Joseph Zito At Lennon Weinberg

November 2005 · by Eleanor Heartney

Given that Joseph Zito’s subject here was war and its effects, the sculptures in this exhibition (all 2004–05) had a surprisingly light touch. The best are like haikus, simple gestures that reverberate outward, evoking pity, pathos, grief and rage without resorting to histrionics or bombast. Like Zito’s earlier sculptures, they reveal a strong relationship to the restraint of Minimalism and the evocative dissonance of Post-Minimalists like Eva Hesse and Bruce Nauman, as well as to the work of Felix Gonzalez–Torres.

Some of the works displace or juxtapose preexisting objects, while others follow Robert Gober's strategy of re-creating familiar items out of unexpected materials. As a result, the relationship between material and form is crucial to an interpretation of the works. For instance, Untitled (Helmet) is a military helmet cast from glass and filled with real rose petals. The fragility of the materials presents a counterpoint to the martial reference, giving the work an elegiac air. Dog Tag melds the outlines of a soldier’s ID with the polished granite solidity of a tombstone. One of the most powerful works here was Ascension, in which a number of small, infant–size body bags were attached to the wall, one above the other, from floor to ceiling. They were died in shades of reddish purple, from dark purple on the bottom to gradually lighter hues, eventually arriving at pure white at the top of the column.

Several Sculptures use the form of the hand grenade to various effects. In one work, grenades are cast out of white rubber and cluster in a basket like Marcel Broodthaers’s eggshells. In another they are composed of wood and partially covered with a layer of shiny red enamel; they hang in a cluster from the ceiling like party balloons. In Precious Object, a single copper grenade rests like a piece of jewelry on a red satin pillow atop a red Plexiglas base. In each case, the conflation of these instruments of death with benign domestic objects is chilling.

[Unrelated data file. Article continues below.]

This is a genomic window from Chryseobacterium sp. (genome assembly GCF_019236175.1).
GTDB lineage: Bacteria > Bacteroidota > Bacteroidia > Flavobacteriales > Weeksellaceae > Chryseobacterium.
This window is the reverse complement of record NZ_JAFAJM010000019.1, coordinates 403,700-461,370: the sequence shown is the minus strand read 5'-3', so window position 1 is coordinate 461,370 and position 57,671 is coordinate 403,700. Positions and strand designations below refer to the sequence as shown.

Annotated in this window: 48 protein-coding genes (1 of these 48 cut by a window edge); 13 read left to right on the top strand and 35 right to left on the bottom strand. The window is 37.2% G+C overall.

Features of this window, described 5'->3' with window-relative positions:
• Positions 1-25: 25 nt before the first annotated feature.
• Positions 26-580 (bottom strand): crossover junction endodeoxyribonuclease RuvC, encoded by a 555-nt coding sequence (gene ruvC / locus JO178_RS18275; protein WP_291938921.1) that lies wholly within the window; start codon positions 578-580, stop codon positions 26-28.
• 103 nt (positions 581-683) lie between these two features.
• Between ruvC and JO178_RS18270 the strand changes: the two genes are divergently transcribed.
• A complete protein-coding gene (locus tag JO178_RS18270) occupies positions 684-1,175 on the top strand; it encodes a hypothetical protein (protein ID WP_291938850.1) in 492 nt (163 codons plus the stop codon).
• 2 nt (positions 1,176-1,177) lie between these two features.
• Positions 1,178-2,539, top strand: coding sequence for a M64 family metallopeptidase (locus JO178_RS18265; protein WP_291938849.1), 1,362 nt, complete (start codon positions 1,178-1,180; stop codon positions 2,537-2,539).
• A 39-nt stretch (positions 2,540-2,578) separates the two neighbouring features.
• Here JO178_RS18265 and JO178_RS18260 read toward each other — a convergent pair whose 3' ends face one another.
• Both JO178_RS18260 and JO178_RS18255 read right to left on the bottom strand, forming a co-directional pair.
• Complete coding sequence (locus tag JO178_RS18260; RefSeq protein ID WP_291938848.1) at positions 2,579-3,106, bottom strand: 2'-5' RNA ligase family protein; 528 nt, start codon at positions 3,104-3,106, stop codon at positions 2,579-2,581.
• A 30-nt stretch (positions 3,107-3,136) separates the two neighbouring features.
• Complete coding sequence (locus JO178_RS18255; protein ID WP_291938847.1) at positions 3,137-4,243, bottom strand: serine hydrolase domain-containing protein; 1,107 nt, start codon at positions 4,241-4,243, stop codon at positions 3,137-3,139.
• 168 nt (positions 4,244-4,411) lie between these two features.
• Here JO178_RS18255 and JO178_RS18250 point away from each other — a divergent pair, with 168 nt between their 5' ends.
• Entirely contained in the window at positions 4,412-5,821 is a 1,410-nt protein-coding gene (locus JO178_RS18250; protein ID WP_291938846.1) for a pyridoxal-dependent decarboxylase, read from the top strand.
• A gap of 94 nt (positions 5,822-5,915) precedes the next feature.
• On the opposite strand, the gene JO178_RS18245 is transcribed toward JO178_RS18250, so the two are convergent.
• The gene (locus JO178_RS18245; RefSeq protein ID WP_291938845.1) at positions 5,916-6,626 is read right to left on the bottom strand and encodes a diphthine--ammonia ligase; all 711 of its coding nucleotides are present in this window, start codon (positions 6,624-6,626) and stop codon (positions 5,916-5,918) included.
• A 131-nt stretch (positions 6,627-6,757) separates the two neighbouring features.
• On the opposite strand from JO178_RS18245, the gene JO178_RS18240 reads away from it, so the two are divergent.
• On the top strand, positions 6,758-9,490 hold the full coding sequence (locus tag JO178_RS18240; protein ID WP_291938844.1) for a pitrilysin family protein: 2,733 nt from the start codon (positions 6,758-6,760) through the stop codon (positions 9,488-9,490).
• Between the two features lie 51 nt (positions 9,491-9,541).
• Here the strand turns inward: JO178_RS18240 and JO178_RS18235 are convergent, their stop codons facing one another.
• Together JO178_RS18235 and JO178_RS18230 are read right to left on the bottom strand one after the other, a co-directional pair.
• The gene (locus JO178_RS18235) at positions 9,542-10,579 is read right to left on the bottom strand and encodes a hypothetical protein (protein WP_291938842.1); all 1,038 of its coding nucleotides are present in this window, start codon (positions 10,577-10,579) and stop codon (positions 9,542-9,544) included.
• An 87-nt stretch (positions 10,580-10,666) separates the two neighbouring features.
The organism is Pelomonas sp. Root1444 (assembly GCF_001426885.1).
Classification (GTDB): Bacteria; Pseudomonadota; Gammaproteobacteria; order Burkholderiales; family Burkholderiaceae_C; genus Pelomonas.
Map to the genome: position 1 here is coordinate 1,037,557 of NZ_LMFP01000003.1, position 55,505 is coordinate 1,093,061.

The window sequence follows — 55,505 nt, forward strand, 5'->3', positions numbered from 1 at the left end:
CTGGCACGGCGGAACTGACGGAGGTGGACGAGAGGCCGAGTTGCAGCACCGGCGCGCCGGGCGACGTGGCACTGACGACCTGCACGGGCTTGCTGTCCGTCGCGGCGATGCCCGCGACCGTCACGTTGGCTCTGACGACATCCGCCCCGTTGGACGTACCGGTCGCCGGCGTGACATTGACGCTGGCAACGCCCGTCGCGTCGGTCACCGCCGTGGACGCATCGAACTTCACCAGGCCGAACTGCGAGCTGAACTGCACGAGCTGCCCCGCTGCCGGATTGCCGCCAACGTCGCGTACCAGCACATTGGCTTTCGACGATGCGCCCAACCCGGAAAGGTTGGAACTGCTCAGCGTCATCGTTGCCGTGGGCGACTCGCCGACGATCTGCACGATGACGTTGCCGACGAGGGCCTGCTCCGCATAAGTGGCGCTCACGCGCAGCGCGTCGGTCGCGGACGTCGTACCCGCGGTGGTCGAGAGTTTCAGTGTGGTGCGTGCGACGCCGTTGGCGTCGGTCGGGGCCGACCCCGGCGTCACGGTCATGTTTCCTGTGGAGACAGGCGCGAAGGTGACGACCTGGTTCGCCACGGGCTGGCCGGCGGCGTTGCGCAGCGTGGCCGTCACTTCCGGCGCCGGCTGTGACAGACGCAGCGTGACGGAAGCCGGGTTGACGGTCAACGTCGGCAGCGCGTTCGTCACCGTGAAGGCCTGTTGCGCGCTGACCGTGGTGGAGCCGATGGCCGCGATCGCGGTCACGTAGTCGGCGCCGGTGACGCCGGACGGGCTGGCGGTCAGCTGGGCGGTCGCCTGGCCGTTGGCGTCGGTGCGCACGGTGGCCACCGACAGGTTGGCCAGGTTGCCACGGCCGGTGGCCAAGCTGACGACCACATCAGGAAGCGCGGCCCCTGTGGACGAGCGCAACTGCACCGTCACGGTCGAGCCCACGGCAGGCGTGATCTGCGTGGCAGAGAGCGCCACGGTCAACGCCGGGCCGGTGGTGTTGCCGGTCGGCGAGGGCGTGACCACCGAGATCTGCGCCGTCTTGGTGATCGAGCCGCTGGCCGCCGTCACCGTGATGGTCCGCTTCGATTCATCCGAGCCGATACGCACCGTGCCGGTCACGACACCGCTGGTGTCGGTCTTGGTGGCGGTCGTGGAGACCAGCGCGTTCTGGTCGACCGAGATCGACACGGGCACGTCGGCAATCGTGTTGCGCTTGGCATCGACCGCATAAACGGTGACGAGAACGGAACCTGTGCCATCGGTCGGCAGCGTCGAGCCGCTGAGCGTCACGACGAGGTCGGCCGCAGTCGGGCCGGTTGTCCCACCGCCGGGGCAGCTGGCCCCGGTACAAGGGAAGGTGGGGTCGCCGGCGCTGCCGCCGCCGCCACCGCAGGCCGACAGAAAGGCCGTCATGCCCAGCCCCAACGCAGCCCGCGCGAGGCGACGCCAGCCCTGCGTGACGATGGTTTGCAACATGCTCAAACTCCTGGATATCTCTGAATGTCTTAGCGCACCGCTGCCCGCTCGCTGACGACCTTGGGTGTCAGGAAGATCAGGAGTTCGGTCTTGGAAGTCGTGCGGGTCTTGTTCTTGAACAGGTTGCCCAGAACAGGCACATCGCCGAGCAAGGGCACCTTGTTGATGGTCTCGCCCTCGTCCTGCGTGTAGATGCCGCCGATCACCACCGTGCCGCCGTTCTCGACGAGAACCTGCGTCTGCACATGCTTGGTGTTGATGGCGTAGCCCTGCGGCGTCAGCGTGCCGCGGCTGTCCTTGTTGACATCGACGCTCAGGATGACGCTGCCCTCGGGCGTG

Zito also included a set of gunpowder drawings, which are created by placing gunpowder on the white paper and igniting it. The fire is extinguished before it burns away the paper, leaving behind a dark residue. As in the gunpowder drawings of Cai Guo Qiang, Zito’s works sometimes carry the historical and metaphorical weight of this unusual material. In some of them, the burn marks are carefully contained within designs (targets, stars and stripes) that reference war and nationalism. In others, Zito scatters the powder more randomly so that the drawing resembles a starburst of shrapnel blast.

In this show, Zito sensitively evoked the specter of war and its domestication without having to hammer his points home. Tinged with sadness, these sculptures and drawings leave it to the viewer to connect the dots.